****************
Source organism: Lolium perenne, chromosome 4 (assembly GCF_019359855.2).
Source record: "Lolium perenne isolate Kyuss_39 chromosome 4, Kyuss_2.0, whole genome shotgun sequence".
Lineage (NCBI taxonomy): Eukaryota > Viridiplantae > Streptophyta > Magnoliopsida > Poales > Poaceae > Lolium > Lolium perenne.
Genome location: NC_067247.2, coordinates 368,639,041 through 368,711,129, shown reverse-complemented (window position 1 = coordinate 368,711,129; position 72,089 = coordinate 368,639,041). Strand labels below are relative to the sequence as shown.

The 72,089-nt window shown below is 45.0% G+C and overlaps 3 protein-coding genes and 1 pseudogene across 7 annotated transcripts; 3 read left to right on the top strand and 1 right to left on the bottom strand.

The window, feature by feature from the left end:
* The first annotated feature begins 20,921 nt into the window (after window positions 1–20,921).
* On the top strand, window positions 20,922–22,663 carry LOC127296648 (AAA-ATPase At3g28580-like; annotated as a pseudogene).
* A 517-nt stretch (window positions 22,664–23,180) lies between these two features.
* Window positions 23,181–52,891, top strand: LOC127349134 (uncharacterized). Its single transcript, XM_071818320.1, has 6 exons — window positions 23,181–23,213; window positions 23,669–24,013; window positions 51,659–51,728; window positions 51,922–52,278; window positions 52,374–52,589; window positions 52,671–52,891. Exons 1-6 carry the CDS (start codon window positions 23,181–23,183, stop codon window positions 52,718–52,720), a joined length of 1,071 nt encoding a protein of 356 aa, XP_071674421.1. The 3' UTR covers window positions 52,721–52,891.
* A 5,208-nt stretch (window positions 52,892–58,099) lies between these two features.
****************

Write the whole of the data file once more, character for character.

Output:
Source organism: Lolium perenne, chromosome 4 (assembly GCF_019359855.2).
Source record: "Lolium perenne isolate Kyuss_39 chromosome 4, Kyuss_2.0, whole genome shotgun sequence".
Lineage (NCBI taxonomy): Eukaryota > Viridiplantae > Streptophyta > Magnoliopsida > Poales > Poaceae > Lolium > Lolium perenne.
Genome location: NC_067247.2, coordinates 368,639,041 through 368,711,129, shown reverse-complemented (window position 1 = coordinate 368,711,129; position 72,089 = coordinate 368,639,041). Strand labels below are relative to the sequence as shown.

The 72,089-nt window shown below is 45.0% G+C and overlaps 3 protein-coding genes and 1 pseudogene across 7 annotated transcripts; 3 read left to right on the top strand and 1 right to left on the bottom strand.

The window, feature by feature from the left end:
* The first annotated feature begins 20,921 nt into the window (after window positions 1–20,921).
* On the top strand, window positions 20,922–22,663 carry LOC127296648 (AAA-ATPase At3g28580-like; annotated as a pseudogene).
* A 517-nt stretch (window positions 22,664–23,180) lies between these two features.
* Window positions 23,181–52,891, top strand: LOC127349134 (uncharacterized). Its single transcript, XM_071818320.1, has 6 exons — window positions 23,181–23,213; window positions 23,669–24,013; window positions 51,659–51,728; window positions 51,922–52,278; window positions 52,374–52,589; window positions 52,671–52,891. Exons 1-6 carry the CDS (start codon window positions 23,181–23,183, stop codon window positions 52,718–52,720), a joined length of 1,071 nt encoding a protein of 356 aa, XP_071674421.1. The 3' UTR covers window positions 52,721–52,891.
* A 5,208-nt stretch (window positions 52,892–58,099) lies between these two features.